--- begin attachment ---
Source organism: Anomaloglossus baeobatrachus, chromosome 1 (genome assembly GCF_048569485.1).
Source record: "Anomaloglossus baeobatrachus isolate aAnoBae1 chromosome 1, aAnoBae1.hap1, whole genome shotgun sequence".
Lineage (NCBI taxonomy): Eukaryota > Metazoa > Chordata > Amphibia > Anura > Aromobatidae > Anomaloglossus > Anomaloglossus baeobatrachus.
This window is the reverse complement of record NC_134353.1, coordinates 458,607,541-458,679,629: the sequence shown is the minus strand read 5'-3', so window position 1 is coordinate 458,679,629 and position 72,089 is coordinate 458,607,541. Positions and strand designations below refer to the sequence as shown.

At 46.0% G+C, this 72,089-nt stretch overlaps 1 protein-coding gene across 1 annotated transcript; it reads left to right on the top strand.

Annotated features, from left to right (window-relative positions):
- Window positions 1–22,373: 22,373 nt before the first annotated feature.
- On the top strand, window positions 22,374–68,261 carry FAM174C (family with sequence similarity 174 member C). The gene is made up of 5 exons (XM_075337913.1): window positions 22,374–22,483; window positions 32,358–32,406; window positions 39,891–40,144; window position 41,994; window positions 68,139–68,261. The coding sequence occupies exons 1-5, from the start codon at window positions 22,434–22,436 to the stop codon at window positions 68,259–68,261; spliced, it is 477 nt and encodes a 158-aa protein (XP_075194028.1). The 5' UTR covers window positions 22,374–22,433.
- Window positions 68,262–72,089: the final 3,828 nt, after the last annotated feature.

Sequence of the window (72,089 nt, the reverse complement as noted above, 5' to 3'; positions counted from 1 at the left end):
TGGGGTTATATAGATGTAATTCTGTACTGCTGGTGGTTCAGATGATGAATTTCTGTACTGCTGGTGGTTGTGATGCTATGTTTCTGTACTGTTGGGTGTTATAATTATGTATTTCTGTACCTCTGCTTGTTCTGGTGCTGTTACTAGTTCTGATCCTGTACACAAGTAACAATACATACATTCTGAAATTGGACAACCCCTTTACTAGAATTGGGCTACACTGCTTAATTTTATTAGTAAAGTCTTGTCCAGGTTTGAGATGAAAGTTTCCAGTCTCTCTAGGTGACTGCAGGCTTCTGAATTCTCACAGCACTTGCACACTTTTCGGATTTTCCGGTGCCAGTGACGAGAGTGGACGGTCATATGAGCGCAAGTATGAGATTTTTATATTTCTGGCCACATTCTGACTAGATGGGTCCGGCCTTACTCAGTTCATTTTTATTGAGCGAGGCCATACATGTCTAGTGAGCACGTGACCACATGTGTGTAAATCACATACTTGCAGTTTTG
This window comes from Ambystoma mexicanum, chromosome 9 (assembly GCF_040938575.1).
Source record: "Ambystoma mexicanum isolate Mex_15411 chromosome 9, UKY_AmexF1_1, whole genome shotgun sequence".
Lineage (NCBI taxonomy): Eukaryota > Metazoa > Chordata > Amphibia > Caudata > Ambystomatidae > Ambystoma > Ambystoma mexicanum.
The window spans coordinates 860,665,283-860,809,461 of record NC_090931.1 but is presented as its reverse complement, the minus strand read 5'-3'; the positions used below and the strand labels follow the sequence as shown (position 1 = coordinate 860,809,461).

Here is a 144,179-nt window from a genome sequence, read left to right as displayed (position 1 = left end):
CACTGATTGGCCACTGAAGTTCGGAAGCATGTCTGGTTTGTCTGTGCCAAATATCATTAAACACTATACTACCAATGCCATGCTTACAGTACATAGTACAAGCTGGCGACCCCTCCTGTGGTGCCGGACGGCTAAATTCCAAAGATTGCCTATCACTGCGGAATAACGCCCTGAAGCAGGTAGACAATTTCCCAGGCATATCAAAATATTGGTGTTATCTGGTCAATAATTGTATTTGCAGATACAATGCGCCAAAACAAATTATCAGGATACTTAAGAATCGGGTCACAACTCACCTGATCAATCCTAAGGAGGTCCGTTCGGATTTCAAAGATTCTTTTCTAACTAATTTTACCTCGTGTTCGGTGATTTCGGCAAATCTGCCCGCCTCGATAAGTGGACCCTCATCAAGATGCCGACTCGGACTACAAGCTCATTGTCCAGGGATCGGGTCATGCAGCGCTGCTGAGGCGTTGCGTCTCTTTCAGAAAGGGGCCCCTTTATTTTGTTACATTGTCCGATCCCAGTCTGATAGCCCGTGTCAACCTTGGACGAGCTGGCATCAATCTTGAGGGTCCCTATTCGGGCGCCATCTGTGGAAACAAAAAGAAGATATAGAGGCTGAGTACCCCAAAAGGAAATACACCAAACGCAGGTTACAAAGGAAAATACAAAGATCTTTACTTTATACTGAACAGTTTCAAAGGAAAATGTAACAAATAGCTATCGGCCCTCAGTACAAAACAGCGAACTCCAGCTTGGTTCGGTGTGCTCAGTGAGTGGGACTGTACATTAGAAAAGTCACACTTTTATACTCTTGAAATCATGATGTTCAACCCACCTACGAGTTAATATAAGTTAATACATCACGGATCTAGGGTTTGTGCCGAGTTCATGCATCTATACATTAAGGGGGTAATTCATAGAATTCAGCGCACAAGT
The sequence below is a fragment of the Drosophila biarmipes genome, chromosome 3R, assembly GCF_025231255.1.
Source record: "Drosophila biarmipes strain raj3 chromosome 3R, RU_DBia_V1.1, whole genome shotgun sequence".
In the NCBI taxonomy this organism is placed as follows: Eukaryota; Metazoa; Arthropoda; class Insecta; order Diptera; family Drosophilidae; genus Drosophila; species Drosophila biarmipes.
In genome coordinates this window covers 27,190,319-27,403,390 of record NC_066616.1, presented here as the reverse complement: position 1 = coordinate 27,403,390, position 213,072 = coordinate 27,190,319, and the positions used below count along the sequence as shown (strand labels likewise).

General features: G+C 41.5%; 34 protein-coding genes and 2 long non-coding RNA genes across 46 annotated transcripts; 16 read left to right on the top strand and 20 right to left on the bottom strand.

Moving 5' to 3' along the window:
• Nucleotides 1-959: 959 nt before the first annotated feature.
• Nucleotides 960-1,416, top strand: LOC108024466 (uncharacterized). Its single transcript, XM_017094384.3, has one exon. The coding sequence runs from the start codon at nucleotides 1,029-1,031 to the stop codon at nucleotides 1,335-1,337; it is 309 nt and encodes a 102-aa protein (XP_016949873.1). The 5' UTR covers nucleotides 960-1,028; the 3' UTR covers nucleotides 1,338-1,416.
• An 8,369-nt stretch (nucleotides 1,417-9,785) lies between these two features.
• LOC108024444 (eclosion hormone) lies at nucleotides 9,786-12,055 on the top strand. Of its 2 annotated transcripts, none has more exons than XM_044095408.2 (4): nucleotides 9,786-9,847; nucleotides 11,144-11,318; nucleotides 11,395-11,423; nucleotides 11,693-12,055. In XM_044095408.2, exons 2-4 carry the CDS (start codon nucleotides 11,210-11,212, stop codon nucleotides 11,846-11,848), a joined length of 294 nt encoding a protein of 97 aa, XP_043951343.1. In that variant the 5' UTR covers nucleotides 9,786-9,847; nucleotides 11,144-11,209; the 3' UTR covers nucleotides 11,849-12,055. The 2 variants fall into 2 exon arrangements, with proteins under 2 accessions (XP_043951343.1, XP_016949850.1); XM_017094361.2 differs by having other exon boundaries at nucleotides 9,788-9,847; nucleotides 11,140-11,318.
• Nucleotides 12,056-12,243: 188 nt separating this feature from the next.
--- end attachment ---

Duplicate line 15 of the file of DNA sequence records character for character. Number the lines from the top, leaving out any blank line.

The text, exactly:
The window spans coordinates 860,665,283-860,809,461 of record NC_090931.1 but is presented as its reverse complement, the minus strand read 5'-3'; the positions used below and the strand labels follow the sequence as shown (position 1 = coordinate 860,809,461).